## Elements of algebra, by A. Ingram and J. Trotter |

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added amount annuity ANSWERS arithmetical Assume Author becomes bound called chance coefficient common complete compound consequently consists containing continued cube denominator difference digits divided divisible divisor Edition English equal equation exponent expressed Extract find the values find three find two numbers formula four fourth fraction Geography given gives greater greatest happen hence improved increased integer interest Latin least less Let the equation letters lives logarithm manner means miles multiplied Natural negative NOTE obtain person positive practical prime principle probability problem progression Prop proportionals question quotient Raise ratio Reduce remainder represented Required result root rules schools share side simple solution square square root substituting subtract Suppose taken things third three numbers tion trial unknown quantity value of x whence whole

### Popular passages

Page 29 - In each succeeding term the coefficient is found by multiplying the coefficient of the preceding term by the exponent of a in that term, and dividing by the number of the preceding term.

Page 19 - Divide the first term of the dividend by the first term of the divisor, and write the result as the first term of the quotient. Multiply the whole divisor by the first term of the quotient, and subtract the product from the dividend.

Page 3 - A DICTIONARY OF THE ENGLISH LANGUAGE; containing the Pronunciation, Etymology, and Explanation of all Words authorized by eminent writers ; to which are added a Vocabulary of the Roots of English Words, and an accented list of Greek, Latin, and Scripture Proper Names. By Alexander Reid, AM, Rector of the Circus School, Edinburgh.

Page 70 - The sum of any number of terms is equal to the sum of the extremes multiplied by half the number of terms.

Page 13 - Melrose's Concise System of Practical Arithmetic; containing the Fundamental Rules and their Application to Mercantile Calculations ; Vulgar and Decimal Fractions ; Exchanges ; Involution and. Evolution ; Progressions ; Annuities, Certain and Contingent, etc.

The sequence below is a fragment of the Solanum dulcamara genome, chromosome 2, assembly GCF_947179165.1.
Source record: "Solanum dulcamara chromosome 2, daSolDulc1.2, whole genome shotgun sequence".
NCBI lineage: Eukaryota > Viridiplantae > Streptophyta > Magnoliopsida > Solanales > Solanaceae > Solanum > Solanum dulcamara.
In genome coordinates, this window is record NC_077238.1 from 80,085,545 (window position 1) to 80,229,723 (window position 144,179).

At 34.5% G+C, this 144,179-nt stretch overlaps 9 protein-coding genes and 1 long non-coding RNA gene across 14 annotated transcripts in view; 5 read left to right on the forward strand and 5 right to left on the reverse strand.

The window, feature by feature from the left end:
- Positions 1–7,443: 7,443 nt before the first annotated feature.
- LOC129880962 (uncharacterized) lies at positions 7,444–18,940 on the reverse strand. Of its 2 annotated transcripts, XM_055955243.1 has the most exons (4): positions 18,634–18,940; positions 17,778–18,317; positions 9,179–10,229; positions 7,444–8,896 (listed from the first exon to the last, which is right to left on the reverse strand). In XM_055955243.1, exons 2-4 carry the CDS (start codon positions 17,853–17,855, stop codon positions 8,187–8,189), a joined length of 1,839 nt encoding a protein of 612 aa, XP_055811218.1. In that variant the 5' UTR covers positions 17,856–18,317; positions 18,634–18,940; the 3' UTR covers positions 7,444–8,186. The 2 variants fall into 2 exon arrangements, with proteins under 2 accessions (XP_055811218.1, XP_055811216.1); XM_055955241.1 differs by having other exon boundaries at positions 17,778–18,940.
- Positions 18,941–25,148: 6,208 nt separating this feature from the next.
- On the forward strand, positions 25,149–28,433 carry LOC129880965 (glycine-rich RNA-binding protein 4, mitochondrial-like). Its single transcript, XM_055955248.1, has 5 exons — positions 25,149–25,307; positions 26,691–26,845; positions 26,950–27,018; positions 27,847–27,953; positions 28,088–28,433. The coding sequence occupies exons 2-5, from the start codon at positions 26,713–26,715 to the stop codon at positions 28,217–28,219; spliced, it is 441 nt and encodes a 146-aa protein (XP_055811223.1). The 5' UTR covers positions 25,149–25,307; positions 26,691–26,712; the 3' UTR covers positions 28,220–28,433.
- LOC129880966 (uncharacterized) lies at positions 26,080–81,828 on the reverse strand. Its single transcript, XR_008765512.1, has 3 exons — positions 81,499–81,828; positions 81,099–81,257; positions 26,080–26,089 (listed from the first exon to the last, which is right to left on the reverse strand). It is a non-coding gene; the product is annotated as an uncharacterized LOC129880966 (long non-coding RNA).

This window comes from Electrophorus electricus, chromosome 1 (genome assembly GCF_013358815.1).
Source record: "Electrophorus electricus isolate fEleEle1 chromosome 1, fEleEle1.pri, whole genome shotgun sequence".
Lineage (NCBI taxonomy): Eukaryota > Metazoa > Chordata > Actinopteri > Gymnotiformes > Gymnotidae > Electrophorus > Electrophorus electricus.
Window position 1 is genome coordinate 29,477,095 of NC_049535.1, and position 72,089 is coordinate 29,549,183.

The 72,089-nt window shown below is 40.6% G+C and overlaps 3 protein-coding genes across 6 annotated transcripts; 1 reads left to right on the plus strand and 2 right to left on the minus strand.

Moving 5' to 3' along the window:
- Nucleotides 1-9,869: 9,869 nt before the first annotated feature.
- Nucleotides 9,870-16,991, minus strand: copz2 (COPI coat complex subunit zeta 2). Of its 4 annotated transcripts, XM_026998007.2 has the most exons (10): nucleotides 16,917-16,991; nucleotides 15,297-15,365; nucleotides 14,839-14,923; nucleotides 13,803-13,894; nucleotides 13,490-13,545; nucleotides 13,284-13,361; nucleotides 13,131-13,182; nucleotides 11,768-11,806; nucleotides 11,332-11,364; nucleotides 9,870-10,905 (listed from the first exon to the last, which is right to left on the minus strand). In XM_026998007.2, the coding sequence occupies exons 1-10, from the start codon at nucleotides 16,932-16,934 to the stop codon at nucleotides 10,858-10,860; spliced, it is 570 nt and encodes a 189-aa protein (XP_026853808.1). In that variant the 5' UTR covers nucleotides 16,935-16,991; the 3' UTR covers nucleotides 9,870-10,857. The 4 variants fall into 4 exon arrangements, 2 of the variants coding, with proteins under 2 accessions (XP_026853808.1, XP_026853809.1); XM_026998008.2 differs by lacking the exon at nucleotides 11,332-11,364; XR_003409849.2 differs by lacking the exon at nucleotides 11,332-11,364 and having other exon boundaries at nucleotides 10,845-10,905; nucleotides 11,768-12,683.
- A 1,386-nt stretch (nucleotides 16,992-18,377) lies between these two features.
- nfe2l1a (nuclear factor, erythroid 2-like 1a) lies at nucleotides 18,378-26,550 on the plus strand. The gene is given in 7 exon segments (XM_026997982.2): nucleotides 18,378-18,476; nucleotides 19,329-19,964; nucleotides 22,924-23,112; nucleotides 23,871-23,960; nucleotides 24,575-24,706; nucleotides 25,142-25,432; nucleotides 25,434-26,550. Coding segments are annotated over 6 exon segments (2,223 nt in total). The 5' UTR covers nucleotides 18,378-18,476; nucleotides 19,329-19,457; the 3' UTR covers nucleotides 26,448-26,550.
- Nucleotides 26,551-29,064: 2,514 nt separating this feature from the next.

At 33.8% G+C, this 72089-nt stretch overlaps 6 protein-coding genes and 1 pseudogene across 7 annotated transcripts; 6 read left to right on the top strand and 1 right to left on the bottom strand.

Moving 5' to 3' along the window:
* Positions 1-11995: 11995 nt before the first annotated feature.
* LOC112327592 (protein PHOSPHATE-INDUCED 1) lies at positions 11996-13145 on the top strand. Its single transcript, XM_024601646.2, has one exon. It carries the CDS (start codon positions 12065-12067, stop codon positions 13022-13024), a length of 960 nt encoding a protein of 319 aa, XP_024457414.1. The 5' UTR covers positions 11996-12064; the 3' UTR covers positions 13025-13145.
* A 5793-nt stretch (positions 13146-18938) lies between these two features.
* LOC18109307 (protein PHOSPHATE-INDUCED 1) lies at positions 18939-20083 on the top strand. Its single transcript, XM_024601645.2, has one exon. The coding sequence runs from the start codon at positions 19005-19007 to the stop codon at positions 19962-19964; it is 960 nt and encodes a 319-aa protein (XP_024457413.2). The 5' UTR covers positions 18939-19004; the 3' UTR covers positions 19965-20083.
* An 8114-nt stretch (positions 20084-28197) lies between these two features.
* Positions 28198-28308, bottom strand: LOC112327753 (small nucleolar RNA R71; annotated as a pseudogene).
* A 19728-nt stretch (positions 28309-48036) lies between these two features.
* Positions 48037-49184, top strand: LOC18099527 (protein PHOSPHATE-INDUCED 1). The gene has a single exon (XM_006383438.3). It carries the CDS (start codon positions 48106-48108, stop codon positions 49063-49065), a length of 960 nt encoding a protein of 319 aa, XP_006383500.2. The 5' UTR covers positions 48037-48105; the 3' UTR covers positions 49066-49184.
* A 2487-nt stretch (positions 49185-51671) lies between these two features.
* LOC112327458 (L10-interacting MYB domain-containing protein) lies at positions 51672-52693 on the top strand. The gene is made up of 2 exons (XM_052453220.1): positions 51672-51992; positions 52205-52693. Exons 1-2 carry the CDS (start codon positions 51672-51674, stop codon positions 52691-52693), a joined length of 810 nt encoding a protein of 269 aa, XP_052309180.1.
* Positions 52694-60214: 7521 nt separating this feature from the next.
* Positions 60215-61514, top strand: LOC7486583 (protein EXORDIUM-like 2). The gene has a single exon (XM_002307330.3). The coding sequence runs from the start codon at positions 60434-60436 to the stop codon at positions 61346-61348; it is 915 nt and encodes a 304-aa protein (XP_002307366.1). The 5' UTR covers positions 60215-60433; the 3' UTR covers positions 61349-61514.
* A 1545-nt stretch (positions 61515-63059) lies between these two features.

Page 1 - ... by means of lessons on useful and interesting subjects is steadily kept in view. Directions are given relative to the mode of teaching, as well as tables and lists calculated to assist in the process of instruction. On this point the Spectator newspaper, when reviewing the series, remarked : — "In recommending these books, it must not be conceived that we recommend them as likely to save trouble to the teacher, or to operate by witchcraft on the pupil. At their first introduction they will...

Page 70 - In any series of numbers in arithmetical progression, the sum of the two extremes is equal to the sum of any two terms equally distant from them; as in the latter of the above series 6 + 1=4+3, and =5+2.

Page 50 - A and B together can do a piece of work in 12 days, which B and C together can do in 16 days. After 'A' has been working at it for 5 days and B for 7 days, C finishes it in 13 days.

Page 1 - ... to profit by the lessons. But this once done, their foundation is sound, and their progress sure. And let both parents and teachers bear in mind that these are the only means to acquire real knowledge.

Page 16 - Latin Delectus "and "Greek Extracts " the sentences have been arranged strictly on the progressive principle, increasing in difficulty with the advancement of the Pupil's knowledge; while the Vocabularies contain an explanation not only of every word, but also of every difficult expression which is found in the works,— thus rendering the acquisition of the Latin and Greek languages both easy and agreeable. The Selections from Cicero embrace the portions of his works which are best adapted for Scholastic...